After appearing in such classic films as "Bonnie and Clyde," "Chinatown" and "Network," it may seem odd that Faye Dunaway would decide to do a sitcom. But says the Oscar-winner, she always wanted to be a clown.
Though movies never allowed her the opportunity to fulfill her dream, TV has. She's starring with Robert Urich in the new romantic comedy "It Had to Be You," which airs Fridays on CBS.
"I always wanted to get into that lighter, happier, looser self, who has always been there in my personal life," Dunaway explains over a quick lunch at the Warner Bros. commissary.
"I think after 'Bonnie & Clyde,' I got into the whole star machine," she acknowledges. "I was offered very elegant, sophisticated, urban roles which I had fun playing. But in my heart, I wasn't really like that. I wasn't so perfect and untouchable as that."
Dunaway began toying with the notion of a sitcom while living in England in the '80s with then-husband, photographer Terry O'Neill, and their son Liam, now 13.
"I felt like I could get into this," she says, diving into her Caesar salad. "I could do comedy. I could reinvent myself. I certainly didn't want to do an hour, which everyone thought (would be right) for me. This was an answer to everything I wanted and needed. I would like to develop a great female clown."
Actually, in "It Had to Be You," Dunaway plays a variation of her urban, sophisticated, strong modern woman. Dunaway's Laura Scofield is a successful book publisher who falls madly in love with hunky Mitch Quinn (Robert Urich), a widowed carpenter with three kids.
Co-executive producer and director David Steinberg wants the series to capture the sophisticated spirit of the Preston Sturges-Howard Hawks comedies of the '30s and '40s. "Katharine Hepburn wasn't a comedienne, but she is very funny in 'Bringing Up Baby," Steinberg says. "Barbara Stanwyck's the same way. In 'The Lady Eve,' she's gorgeous and funny."
And he believes Dunaway possesses the same qualities. "When you take a great actress like Faye and you give her the rhythms of those comedies, something unusual starts to happen," Steinberg says. "You get a situation comedy that doesn't quite look like the current things out there. It doesn't have the hipness of a 'Seinfeld,' but an evocative feeling of these old romantic comedies."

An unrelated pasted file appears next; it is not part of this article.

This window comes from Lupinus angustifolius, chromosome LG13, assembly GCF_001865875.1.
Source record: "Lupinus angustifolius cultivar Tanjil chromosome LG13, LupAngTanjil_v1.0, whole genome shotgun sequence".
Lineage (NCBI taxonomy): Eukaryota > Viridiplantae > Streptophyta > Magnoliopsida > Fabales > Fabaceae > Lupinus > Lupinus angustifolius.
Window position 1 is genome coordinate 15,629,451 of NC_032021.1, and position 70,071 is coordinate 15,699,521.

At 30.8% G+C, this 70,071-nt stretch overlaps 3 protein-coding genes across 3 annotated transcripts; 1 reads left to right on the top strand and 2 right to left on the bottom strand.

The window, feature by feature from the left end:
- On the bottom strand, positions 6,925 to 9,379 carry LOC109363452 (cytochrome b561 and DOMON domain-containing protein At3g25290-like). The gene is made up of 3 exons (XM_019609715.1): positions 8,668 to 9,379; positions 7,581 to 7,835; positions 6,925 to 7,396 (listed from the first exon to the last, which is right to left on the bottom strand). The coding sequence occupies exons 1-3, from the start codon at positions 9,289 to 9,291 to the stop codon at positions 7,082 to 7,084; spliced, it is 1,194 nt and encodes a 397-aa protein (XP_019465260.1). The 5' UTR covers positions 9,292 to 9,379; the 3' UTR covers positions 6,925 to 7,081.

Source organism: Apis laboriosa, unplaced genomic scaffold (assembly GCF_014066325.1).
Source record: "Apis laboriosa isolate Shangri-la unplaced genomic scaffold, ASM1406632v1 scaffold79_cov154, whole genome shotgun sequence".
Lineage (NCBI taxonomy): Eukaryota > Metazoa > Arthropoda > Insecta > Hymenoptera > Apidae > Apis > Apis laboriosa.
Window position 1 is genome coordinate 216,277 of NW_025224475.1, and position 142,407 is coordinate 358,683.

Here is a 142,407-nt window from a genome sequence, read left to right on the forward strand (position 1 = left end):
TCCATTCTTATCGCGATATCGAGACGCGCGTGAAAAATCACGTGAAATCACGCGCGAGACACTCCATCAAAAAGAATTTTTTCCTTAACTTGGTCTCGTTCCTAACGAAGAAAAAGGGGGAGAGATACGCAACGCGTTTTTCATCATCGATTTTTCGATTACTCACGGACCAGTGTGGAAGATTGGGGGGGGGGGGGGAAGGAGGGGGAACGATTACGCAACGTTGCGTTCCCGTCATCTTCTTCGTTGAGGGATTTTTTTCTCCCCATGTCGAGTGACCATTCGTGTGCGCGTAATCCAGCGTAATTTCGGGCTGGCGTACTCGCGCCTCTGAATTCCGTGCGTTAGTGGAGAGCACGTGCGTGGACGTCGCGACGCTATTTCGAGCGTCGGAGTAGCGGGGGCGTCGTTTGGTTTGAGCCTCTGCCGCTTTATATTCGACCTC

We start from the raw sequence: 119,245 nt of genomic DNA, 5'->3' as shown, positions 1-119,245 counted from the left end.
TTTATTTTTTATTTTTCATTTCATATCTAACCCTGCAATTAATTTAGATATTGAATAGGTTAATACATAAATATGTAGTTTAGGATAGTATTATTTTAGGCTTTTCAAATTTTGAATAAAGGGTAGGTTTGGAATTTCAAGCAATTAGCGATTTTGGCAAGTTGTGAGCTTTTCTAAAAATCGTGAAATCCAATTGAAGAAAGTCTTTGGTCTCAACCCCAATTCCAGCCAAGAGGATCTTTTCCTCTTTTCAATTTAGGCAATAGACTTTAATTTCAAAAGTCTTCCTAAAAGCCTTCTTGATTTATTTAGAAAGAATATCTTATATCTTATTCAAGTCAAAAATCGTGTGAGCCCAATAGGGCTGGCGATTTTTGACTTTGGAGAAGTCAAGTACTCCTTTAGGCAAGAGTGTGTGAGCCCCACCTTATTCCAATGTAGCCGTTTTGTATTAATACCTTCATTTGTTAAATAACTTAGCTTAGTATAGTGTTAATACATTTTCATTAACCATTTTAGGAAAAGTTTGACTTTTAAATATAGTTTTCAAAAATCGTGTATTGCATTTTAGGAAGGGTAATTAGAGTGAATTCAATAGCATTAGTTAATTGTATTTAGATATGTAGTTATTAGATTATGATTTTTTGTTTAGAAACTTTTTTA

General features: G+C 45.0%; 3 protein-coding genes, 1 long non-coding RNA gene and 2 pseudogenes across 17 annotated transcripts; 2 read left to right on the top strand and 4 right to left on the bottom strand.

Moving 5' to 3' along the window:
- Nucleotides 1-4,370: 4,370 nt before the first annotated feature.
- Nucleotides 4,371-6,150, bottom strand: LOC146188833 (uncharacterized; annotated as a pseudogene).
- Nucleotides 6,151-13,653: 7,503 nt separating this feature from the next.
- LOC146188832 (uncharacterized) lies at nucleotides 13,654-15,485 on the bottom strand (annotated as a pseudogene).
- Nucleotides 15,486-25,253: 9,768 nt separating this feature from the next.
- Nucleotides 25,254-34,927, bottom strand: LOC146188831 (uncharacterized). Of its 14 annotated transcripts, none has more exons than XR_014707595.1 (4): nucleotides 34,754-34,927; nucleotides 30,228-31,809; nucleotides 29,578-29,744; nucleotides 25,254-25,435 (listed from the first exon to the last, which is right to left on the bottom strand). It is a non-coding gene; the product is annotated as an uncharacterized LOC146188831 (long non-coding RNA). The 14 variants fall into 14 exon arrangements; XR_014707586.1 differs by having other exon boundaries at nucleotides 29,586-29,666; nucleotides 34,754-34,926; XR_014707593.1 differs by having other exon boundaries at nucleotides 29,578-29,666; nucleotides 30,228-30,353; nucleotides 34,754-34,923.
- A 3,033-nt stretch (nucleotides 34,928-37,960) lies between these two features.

And Dunaway's been doing her homework by watching the old comedies. She's especially impressed with the late British comedian Kay Kendall ("Les Girls") and the legendary Carole Lombard. "Kay Kendall was just so frivolous, wonderful and juicy," Dunaway enthuses. "Carole Lombard was larky. Myrna Loy was fantastic!. I love Roz Russell!
"Also, coming into TV comedyland, one of the first places I went to look for research, to see and to learn was Lucille Ball. She was a genius. Her housewife clown is as important a clown as Chaplin's Tramp."
Laura Scofield, though, is very much a '90s career woman. "What does the executive woman do when (her career) is not enough?," Dunaway asks. "You want that man and you want that relationship and you want these kids. It's very much a '90s dilemma. We're now moving pretty smoothly in a man's world and being our own person. But what else do we want? The comedy comes in because she is now a fish out of water."
The willowy actress had been in discussions for a while with CBS President Jeff Sagansky about doing a comedy series. Lorimar, which has since merged with Warner Bros., offered her "It Had to Be You." Not only did Dunaway accept, she helped develop the series from the early script.
In its original form, Dunaway says, Urich's Mitch was a plumber. "I thought, 'That's not good,' " she recalls, smiling. "But I've always loved carpenters. People who build things."
Presto chango. Mitch was transformed into a carpenter.
Steinberg became involved after Dunaway was on board. "Faye came after me," says the former stand-up comic and executive producer-director of "Designing Women."
Though CBS and Steinberg were developing a series, the network and Lorimar thought Steinberg would be perfect for Dunaway and "It Had to Be You,"
Before Steinberg committed, he asked Dunaway to observe on the "Designing Women" set for three weeks, so she could learn what doing a sitcom really entailed.
"To my surprise and delight," Steinberg recalls, "she showed up an hour before I got there and left an hour after I did. She talked to the women, she talked to the cameraman and the makeup person. She became a scholar of the form."
Dunaway acknowledges it's been a a difficult adjustment going from the world of movies to doing a weekly series in front of an audience. "The show last night was our second show, and I feel like I am a thousand leagues more comfortable than in the first one," she says. "I am used to having nobody on the set. Doing a film, nobody is hanging around and watching what's going on."
"Every week she comes up 100% per cent," Steinberg says. "She's trying very hard. What she doesn't really have to learn is that she is a version of Rosalind Russell and Barbara Stanwyck and Katharine Hepburn."
"It Had to Be You" airs Fridays at 8 p.m. on CBS.